Until last week I was using a Dynalink RTA1025w wireless modem/router connected to Exetel ADSL2. It had performed well for a few years but in recent months our net access was getting flaky. Everything still worked and it synched at 12 Mbps but anything that required a consistent connection seemed slower. I had a look inside the Dynalink and sure enough some caps were swollen. I replaced them but it only lasted for a day after surgery. Maybe my soldering was sloppy or maybe it was just a very cheap PCB.
To maintain our net access while I decided what to do I installed a Siemens Speedstream 4200 ADSL modem. I have two of these in the workshop. They are very simple WAN/LAN modems with only 1 LAN port and used to be given away by Optus and Telstra as part of broadband package deals. Many people immediately replaced them with a multiport modem/router so there are lots of these sitting around in unused condition. It performed really well. It’s abililty to route is almost non-existent but it is a great little modem. For a weekend we just had the Speedstream plus the switch operating with our wired PCs and there was a clear improvement over the recent performance of the Dynalink.
I decided to keep the Speedstream and add a separate wireless router. A few months ago my Mum got a laptop and I suggested they add a wireless router to their cable modem. I picked the ASUS RT-N11 and it proved to be good value, easy to set up and reliable. So I bought another for us.
Here is what I did:
- installed the latest generic firmware on the Speedstream. Optus and Telstra both produced firmware for use with this modem but I didn’t want any provider-specific features or settings confusing my setup. Firmware and lots of info about this modem is available from http://www.modemsupport.com.au/ [This site seems to be down at the moment, 18 May 2013, so try this for more info: http://shadow.sentry.org/~trev/4200.html]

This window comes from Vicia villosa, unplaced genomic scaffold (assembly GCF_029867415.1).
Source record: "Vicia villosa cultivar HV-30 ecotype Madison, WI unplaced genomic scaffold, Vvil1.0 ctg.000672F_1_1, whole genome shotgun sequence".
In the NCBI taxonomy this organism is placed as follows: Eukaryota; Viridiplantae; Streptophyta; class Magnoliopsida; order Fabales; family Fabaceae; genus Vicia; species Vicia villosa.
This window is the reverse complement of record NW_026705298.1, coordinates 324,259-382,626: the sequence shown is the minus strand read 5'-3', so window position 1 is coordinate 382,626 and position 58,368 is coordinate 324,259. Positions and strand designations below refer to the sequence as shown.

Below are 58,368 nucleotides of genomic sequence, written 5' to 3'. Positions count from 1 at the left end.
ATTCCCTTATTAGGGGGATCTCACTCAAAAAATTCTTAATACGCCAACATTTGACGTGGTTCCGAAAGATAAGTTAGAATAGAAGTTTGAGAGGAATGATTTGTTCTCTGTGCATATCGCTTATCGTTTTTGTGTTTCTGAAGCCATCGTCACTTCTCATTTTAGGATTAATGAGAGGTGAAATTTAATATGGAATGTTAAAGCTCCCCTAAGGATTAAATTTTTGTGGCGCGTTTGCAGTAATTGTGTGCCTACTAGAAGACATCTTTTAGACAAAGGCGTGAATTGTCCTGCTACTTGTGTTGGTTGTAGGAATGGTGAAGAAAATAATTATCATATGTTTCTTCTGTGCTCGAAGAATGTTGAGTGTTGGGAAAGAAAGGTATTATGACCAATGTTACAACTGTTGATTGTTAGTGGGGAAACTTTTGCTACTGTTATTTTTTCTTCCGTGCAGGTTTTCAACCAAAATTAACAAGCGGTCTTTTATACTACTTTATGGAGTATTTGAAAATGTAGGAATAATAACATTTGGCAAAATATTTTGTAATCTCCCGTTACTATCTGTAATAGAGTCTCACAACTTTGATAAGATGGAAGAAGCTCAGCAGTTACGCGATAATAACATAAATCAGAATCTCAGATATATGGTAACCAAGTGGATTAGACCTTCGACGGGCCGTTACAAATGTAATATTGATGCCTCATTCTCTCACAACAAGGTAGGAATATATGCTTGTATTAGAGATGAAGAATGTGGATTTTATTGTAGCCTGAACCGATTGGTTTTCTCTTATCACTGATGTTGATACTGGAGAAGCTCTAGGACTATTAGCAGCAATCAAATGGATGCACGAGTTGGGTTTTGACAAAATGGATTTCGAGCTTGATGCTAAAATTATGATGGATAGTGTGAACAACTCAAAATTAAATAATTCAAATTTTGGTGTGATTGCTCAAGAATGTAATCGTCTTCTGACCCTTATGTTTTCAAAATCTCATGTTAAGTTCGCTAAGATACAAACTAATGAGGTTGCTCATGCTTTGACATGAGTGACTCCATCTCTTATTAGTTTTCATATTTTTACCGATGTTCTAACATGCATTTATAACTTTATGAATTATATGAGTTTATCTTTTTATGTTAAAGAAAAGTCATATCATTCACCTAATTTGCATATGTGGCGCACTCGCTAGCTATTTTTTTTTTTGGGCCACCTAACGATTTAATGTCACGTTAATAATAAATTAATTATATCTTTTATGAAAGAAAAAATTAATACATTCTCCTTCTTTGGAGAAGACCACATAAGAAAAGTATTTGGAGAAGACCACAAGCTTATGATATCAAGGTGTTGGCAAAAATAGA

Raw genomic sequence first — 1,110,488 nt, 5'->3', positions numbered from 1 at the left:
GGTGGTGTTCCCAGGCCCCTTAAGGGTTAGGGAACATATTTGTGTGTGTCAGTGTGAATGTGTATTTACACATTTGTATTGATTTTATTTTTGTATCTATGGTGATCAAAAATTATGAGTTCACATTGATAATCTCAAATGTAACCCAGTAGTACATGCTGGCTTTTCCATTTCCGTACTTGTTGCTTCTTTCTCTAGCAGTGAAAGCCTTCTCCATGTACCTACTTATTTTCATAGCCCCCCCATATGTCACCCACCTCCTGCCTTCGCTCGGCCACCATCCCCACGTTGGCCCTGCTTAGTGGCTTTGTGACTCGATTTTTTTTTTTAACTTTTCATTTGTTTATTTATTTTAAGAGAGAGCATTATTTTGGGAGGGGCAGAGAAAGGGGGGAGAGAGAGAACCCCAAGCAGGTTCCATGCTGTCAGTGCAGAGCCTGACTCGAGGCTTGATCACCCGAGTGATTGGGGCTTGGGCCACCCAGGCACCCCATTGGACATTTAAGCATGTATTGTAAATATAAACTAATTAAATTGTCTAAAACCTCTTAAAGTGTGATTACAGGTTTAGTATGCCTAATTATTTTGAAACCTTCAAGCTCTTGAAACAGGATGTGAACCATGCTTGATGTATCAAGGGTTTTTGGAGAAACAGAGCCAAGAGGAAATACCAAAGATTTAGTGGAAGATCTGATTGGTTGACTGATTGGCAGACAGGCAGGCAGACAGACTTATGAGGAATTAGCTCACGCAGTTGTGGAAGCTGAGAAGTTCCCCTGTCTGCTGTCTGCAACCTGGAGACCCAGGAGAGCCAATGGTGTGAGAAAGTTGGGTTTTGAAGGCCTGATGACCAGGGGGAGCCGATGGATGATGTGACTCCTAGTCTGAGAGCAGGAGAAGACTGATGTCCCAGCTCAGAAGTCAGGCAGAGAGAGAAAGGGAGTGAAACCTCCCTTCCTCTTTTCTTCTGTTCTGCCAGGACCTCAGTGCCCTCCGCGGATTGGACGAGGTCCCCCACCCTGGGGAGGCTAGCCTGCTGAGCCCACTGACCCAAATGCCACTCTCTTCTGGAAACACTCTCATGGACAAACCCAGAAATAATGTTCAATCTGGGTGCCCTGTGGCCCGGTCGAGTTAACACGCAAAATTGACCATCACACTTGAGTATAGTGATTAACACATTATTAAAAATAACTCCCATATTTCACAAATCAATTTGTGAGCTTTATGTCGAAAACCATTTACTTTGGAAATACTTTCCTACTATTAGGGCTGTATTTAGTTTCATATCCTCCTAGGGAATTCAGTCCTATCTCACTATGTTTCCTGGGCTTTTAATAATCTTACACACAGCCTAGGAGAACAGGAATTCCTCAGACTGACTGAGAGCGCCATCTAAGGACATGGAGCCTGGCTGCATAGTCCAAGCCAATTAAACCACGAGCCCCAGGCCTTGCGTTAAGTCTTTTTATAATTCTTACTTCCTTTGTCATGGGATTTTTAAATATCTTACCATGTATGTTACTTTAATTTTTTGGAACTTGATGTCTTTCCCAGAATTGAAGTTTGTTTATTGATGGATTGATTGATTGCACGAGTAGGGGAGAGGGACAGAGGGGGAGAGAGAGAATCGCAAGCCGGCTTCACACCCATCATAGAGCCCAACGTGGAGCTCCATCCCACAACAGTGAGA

- here are some instructions for bridging the Optus version
- put the Speedstream into bridge mode, so that all incoming packets are just sent to the Asus router. (Note that while in bridge mode the web configuration utility is not available so if you want to leave bridge mode you need to reset the modem to factory defaults and start configuration from scratch). I found a few different procedures for entering bridge mode. I read this whirlpool post but ended up following this HOWTO written by Jacob Comber. Except that my modem with generic firmware has IP 192.168.1.1 and not Telstra’s version with 10.0.0.1 That made things a little easier later because all the devices on my LAN have manually set IPs in the 192.168 subnet.
- After setting the modem to bridge mode I just connected the RT-N11 to the modem and to my PC and went through the router’s web setup utility.
For the record this is how to return the 4200 to factory defaults:
- Using the tip of a ballpoint pen or unfolded paperclip, press and hold the Reset button located on the bottom of the modem. The pwr LED will blink red once, indicating that the reset has begun.
- Continue depressing the Reset button for four seconds or until the pwr LED begins to blink alternating red-to-green.
- Release the Reset button.
In October 2012 to improve wifi coverage and to give me more control I bought an ASUS RT-N16 to replace the RT-N11, which I’ll keep as a spare.